Get Medieval will woo Gauntlet fans, crush competition

Get Medieval
Reviewed On
Available For

Imagine a game where up to four players are navigating a top-down maze. They are constantly threatened by monsters, traps, thieves, curses and continually declining health. Their only means of survival is to find an exit on each level while collecting helpful items like scrolls, health, keys and various enhancement.

Sound familiar? It should and it shouldn’t. I’m talking about Get Medieval by Monolith a great game out for the PC. But if you said "that sounds a lot like Gauntlet," give yourself half credit.

Let me make something clear. Part of the appeal of Get Medieval is due to the fact that it flashes me back to my college days. I met Gauntlet for the first time after several friends and I ran out to the local arcade. Between the five of us we dropped more than $100 that day. Four of us would be playing and the fifth was drafted to convert dollars to quarters on the fly. Even though it meant eating nothing but toast and iced tea for a week, it was money well spent.

Now I’ve been given the opportunity to relive that experience and I don’t even need my pal Stewie as a personal manservant this time. Get Medieval is a wonderful top down game that shares most of the design elements of Gauntlet while delivering better performance and action right to my desktop.

While it’s possible to play the levels randomly, I usually enjoy playing within a storyline so I stuck to the excellent "Get the dragon for revenge" plot that sets the tone for the standard game. Within the dungeons, gameplay presents the player with a top down view of the level with characters at the center and all hell breaking loose everywhere else.

While defending themselves with missiles and hand weapons, the player must solve puzzles and find keys while not doing anything stupid, difficult in my office sometimes, enough to set off a trap or get cursed. Of course, if you’re playing above the "easy" level you’re health continually declines unless you can find restorative potions.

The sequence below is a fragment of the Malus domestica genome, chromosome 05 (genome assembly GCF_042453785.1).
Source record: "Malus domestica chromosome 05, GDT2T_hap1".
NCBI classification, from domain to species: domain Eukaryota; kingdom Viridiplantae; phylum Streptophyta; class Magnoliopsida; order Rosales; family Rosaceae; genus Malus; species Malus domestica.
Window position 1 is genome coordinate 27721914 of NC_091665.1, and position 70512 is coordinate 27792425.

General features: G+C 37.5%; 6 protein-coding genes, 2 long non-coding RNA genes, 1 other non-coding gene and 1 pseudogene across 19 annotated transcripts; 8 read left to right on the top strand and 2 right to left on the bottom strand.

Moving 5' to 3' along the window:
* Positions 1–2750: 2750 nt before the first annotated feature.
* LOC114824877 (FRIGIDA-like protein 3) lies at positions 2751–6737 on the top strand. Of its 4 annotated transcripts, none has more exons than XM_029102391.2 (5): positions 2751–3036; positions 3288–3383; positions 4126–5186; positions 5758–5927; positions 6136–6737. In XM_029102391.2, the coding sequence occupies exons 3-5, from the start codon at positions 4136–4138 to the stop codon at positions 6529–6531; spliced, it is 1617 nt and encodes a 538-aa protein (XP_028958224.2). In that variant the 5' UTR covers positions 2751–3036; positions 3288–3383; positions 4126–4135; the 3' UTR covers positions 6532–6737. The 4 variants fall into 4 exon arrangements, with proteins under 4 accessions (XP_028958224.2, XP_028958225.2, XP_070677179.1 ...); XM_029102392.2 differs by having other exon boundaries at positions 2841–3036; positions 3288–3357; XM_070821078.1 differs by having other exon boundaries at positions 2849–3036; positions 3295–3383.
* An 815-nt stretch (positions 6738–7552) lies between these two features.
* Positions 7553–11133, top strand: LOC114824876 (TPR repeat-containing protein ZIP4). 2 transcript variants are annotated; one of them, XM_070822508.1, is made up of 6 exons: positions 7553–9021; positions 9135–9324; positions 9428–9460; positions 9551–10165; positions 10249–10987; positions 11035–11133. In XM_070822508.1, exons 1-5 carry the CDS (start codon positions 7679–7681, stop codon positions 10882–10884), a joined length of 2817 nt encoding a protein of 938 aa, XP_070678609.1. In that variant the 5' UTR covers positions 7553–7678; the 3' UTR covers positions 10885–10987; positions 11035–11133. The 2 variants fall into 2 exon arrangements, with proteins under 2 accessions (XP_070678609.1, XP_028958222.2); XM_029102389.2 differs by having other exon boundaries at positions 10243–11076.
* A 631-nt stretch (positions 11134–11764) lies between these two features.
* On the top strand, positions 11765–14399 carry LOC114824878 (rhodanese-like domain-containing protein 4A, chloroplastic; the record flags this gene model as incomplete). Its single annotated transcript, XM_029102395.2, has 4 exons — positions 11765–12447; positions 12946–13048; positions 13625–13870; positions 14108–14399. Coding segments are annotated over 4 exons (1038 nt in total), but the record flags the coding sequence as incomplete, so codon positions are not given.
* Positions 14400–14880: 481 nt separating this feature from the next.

Throw in giant "boss" monsters and weapon and armor enhancements and you’ve got a game that varies between manic violence and icy cold, calculated sharpshooting. Great fun!

Where Get Medieval really departs from it’s ancestor is its sense of humor. The designers have really made the characters come alive for players. Each of the four character types (Elf, Sorceress, Valkyrie, and Barbarian) have distinct personalities and motivations, along with some quirks, and are prone to making helpful – or not – comments during gameplay. Some of my favorites are when the Sorceress says "I’m going shopping!" after picking up some gold, or the ever tough Valkyrie exclaiming "If I were a man, I’d would now be frightened."

Each character has dozens of lines that can really throw you off your game through laughing. In addition, the same voice actors are used for the introductory sequence that wins my award for funniest use of a dragon in a game for 1998.

There are only a few problems with Get Medieval that stand in its way. First, the controllers require the use of two keys to move or shoot diagonally (no using the "7" on the keypad to move up and left) and when I tested it over the net I suffered some extremely bad lag.

None of these negative points prevent an individual from enjoying the game and, in fact, when played with two players on one keyboard the enjoyment was more than doubled. Again, it’s great fun all around.

Just make sure the machine you’re playing on doesn’t take quarters. It’s safer that way, especially if you don’t like iced tea.

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